Tuesday, July 19, 2011

Everything Sunny All The Time Always

In my most recent post, I referenced an editorial from the National Jurist - and something from that editorial has really stuck in my craw, especially in light of their recent "everything sunny all the time always" article about how law students today enjoy a better standard of living than 10 years ago.

More specifically, the most recent editorial states:
It’s almost as if the big firms grew fat on the wild speculation and frenzy of the housing market and financial markets. And then when things came to a halt in 2008, the party was over for the big firms.  Sadly, many law students were hoping to cash in on that party, but arrived too late. That then led to a lot of negativity about law school over the past few years – especially from the so-called scam bloggers.
Initially, I agree with the perception that large law firms expanded along with the housing and financial bubbles - and then crashed in 2008 when the work went away.  However, the rest of the quote seems to adopt a tone that is particularly offensive in light of the seemingly constant pro-go-to-law school message that National Jurist appears to espouse.

Monday, July 18, 2011

Law Graduates Today Vs. 10 Years Ago

There's an somewhat misleading article and accompanying editor commentary at the National Jurist.  In the article, they assert that recent law grads enjoy a better standard of living than 10 years ago.  More specifically, they assert that graduates employed by law firms have seen their "standard of living" rise by 59% since 1999, while those in public interest have seen their "standard of living" rise by 6%.  They also assert that the impact of the recent income-based repayment options is to further increase this advantage.  While the editor commentary appears to temper that assertion a great deal (although why they did not include the commentary in the article for fairless' sake, I don't know) it still doesn't paint an accurate picture of the changes in standard of living for a person contemplating law school.  Let's take a tough look at the numbers below.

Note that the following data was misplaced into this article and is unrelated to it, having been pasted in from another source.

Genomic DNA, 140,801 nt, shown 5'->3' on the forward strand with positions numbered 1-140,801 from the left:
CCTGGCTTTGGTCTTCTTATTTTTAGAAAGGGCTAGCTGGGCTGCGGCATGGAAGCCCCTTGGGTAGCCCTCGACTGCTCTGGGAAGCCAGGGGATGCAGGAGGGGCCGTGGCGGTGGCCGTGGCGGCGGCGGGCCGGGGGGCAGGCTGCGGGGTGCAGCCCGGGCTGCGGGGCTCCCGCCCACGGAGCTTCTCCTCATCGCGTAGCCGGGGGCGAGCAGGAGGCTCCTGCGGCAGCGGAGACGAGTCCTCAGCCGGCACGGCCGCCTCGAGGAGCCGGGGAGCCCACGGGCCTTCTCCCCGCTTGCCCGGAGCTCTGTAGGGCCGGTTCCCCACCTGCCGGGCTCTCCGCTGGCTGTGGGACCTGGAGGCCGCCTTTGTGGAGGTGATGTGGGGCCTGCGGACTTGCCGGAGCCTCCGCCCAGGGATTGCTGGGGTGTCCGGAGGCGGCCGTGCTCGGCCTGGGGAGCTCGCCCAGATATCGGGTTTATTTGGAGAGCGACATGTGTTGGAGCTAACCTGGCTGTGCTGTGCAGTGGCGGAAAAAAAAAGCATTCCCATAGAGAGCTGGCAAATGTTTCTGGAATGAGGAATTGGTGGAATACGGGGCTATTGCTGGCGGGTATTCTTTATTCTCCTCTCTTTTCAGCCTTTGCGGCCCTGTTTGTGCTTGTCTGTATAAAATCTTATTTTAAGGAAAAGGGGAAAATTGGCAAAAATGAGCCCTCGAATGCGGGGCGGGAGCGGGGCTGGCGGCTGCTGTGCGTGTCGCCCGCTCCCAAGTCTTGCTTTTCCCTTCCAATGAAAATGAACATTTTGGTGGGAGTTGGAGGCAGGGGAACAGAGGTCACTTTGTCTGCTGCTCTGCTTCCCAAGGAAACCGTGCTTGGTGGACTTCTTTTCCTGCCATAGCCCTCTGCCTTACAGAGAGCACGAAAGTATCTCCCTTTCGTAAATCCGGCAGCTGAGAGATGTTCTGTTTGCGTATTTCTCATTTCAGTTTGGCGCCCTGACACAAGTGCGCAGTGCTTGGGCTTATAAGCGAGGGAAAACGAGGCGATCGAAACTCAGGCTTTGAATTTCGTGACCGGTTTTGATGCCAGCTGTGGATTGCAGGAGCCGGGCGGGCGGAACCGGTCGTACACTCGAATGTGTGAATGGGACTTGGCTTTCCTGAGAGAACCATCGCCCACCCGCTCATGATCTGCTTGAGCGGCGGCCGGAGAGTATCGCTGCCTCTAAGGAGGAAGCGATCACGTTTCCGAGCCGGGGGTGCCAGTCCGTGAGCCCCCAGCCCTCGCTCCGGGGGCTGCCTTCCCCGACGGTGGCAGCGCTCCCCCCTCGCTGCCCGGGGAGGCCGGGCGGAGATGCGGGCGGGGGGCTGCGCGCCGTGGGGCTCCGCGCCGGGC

Tuesday, July 12, 2011

Summer Associates - "Clients" Not "Bosses"

In my previous post, I discussed how summer associates often have internalized a "corporate" paradigm and subconsciously expect that such a model will be followed when they "work at" a law firm.  Instead, a law firm operates very differently - lawyers must take responsibility for themselves and the senior attorneys are really the clients of the younger attorneys.  However, as summer (and new) associates attempt to internally resolve the dissonance between the "corporate" and "law firm" models, they often make wrong or nonsensical moves.  Let's take a look at some actual experiences that I have had or have discussed where summer associate's lack of understanding of the law firm model led them to the wrong move.

Friday, July 8, 2011

Summer Associates - Know Your Client

I sympathize with summer associates - and I remember being one.  You walk through the doors of this strange place called a "law firm" often armed with very little in the way of factual and useful information.  Unless the summer associate has had the opportunity to work in a law firm or maybe has relatives that are lawyers, the information that they have is typically a wacky gestalt of things they have experienced from TV, their law school experience, and their previous jobs.  TV we know (and they know) gives them the wrong idea.  However, often law school and their previous job experience also positions summer associates in a less-than-ideally-productive way.  Let's take a look at how this situation develops and some advice that summer associates should keep in mind in order to maximize their chances.